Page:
Ty Dillon recalls such an experience with Kyle Busch a couple of years ago.

“I was running third or something,’’ Dillon said of the Xfinity race. “He had to come back through the field, and I was like racing him hard because I wanted my spot, I wanted to stay third.

“I think he hit me a couple of times and he went by me and for a whole lap, he gave me the bird all the way around the track. I am driving as hard as I can, and I can’t run him down. He’s got the bird out the window with one hand, running away from me and … it was one of those moments like, ‘OK I get it, I get it.’ ’’ 

Trevor Bayne almost got it when former driver Brian Scott delivered his salute in Bayne’s car after a race.

“Brian flipped me off and so after the race, I’m jacking him up, and he comes over and puts it in the car,’’ Bayne said of Scott’s salute. “I said, ‘If you flip me off one more time, I’ll break your finger off.’

“He put it in the car, and I grabbed it, and I started pulling on it. Like a bunch of high schoolers. I think somebody pulled him out. It was really silly, but that’s probably the most memorable, but I’ve been on the receiving end a lot. Sometimes deservingly so.’’

Kurt Busch notes that he received the bird from Dale Earnhardt Sr. in what was Earnhardt’s last race, the 2001 Daytona 500.

“I got one right away in my career as a rookie in Daytona,’’ Kurt Busch said. “This guy driving this black (No.) 3 car came cruising up the middle, and I was like, ‘Did I do something wrong?’ because he was definitely communicating to me that I was his hero for that moment.’’

That’s one area that Dale Earnhardt Jr. is not like his father. At least now.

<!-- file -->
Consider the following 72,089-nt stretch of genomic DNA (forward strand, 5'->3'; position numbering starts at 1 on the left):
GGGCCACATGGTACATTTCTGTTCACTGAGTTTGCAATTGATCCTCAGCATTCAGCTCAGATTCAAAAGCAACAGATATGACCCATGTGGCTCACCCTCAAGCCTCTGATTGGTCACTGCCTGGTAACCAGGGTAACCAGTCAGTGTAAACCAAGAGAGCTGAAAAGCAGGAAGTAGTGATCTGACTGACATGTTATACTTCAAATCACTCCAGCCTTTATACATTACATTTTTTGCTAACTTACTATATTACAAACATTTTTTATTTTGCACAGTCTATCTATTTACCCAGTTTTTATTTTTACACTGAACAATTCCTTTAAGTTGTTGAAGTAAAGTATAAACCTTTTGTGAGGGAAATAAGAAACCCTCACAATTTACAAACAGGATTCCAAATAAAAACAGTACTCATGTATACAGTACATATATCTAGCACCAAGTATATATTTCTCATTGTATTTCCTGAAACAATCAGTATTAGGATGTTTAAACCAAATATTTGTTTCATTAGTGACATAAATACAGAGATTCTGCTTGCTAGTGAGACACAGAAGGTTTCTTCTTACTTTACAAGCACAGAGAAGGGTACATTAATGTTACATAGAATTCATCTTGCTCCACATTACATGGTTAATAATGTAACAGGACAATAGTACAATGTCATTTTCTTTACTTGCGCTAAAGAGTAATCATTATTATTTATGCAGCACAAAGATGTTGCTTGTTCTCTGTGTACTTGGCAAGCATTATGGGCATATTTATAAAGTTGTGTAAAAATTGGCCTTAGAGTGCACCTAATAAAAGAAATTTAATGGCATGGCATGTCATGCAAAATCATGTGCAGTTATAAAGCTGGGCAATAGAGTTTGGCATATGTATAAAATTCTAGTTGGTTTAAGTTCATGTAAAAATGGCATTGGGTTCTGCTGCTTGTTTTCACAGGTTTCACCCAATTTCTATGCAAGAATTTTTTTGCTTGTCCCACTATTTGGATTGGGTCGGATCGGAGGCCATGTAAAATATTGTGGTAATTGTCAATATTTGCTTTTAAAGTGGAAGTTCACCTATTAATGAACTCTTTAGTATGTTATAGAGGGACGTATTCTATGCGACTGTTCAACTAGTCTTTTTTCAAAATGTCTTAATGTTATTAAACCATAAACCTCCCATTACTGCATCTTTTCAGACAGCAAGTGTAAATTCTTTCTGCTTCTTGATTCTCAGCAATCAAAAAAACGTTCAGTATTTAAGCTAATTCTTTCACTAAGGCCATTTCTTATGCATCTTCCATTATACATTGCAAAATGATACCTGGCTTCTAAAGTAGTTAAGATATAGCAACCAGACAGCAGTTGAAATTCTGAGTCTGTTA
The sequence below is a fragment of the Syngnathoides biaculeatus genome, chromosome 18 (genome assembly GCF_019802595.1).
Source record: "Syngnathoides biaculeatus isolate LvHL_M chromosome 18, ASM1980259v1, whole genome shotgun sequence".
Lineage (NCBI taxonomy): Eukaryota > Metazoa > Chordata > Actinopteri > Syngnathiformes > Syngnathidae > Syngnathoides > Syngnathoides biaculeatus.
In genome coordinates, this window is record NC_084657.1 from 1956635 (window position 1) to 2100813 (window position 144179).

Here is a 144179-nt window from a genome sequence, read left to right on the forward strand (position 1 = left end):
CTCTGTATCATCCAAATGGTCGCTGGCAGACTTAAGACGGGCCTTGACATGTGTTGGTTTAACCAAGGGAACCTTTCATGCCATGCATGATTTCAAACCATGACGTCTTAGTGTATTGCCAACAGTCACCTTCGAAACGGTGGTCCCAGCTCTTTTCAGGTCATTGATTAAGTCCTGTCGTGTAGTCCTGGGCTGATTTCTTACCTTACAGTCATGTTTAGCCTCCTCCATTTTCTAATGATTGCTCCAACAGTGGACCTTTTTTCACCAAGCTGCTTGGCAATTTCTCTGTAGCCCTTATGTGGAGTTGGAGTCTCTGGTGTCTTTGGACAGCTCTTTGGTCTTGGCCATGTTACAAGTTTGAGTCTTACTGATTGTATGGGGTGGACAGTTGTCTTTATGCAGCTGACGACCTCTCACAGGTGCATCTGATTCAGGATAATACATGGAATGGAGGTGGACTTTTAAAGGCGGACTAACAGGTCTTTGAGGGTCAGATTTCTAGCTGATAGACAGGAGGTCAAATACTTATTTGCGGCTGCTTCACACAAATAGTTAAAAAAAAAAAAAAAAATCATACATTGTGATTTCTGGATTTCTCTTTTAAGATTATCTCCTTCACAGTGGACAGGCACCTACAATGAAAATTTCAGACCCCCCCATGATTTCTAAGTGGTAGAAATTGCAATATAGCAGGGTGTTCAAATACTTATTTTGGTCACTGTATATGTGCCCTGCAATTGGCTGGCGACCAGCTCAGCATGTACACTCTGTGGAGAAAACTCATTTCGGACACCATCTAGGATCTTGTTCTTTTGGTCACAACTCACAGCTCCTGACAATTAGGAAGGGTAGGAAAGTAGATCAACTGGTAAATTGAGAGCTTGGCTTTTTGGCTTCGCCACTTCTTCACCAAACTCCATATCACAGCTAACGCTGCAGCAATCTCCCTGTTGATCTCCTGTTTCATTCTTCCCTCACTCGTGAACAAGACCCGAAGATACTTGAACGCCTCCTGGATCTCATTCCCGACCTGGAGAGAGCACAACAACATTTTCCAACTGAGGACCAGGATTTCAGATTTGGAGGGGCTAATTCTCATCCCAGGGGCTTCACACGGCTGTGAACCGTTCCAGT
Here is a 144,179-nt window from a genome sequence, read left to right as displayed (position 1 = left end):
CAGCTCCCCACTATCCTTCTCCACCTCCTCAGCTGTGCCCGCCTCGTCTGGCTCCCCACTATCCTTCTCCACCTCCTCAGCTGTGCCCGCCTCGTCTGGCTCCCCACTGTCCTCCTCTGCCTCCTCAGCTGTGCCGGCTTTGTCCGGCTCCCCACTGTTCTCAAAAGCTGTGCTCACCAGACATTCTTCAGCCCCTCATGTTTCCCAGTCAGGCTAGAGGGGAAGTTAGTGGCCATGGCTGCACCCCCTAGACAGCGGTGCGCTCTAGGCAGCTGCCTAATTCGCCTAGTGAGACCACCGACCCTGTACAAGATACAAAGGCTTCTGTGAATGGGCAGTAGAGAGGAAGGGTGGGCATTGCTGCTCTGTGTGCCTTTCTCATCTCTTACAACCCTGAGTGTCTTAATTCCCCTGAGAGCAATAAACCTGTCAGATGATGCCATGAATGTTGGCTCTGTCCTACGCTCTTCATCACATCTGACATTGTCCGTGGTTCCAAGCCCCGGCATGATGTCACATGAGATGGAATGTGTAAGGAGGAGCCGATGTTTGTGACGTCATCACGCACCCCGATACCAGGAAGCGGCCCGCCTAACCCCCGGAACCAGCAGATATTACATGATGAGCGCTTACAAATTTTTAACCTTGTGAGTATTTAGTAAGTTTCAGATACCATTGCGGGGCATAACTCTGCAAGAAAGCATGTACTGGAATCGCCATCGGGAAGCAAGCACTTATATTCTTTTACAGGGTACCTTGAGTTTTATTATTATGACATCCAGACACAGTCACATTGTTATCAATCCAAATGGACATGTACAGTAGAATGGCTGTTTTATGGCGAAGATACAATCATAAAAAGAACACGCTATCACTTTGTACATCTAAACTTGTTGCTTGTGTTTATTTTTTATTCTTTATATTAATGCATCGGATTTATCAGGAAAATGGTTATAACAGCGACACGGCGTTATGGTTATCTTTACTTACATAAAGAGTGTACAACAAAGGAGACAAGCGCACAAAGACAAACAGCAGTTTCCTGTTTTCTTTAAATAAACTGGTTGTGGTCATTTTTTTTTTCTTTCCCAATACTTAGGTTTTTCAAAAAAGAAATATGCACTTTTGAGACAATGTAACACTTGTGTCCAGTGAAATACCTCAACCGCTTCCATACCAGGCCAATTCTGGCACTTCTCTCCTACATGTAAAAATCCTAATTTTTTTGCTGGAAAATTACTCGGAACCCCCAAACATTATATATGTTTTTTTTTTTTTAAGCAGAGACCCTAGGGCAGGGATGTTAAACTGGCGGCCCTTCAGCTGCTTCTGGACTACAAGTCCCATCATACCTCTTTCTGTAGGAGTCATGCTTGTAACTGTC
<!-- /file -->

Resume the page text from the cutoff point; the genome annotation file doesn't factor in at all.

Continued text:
“I did it a lot when I was younger,’’ he said of displaying the bird. “After a while, it really ticks you off when someone does it to you, especially somebody young, so I think I realized over a period of time it’s best not to do that.

“Not just worrying about getting caught on TV or anything like that. I guess when it happens to you, it’s hard to control yourself, you get really upset and do something really stupid. I don’t want anybody to do something really stupid if I’m flipping them off. I try to communicate in different ways.’’

Earnhardt is correct. Flipping the bird can have consequences for the person who delivers the message.

“I’ve seen guys chase each other around the racetrack lap after lap trying to wreck each other,’’ Truex said. “I’ve seen somebody let somebody go past them so they could try to wreck them.’’

Not all middle fingers are seen by the person for whom they’re intended.

“When I try to flip people off, my arms aren’t very long so I only get half a finger out,’’ AJ Allmendinger joked. “So I don’t think anybody’s ever seen me flip them off.’’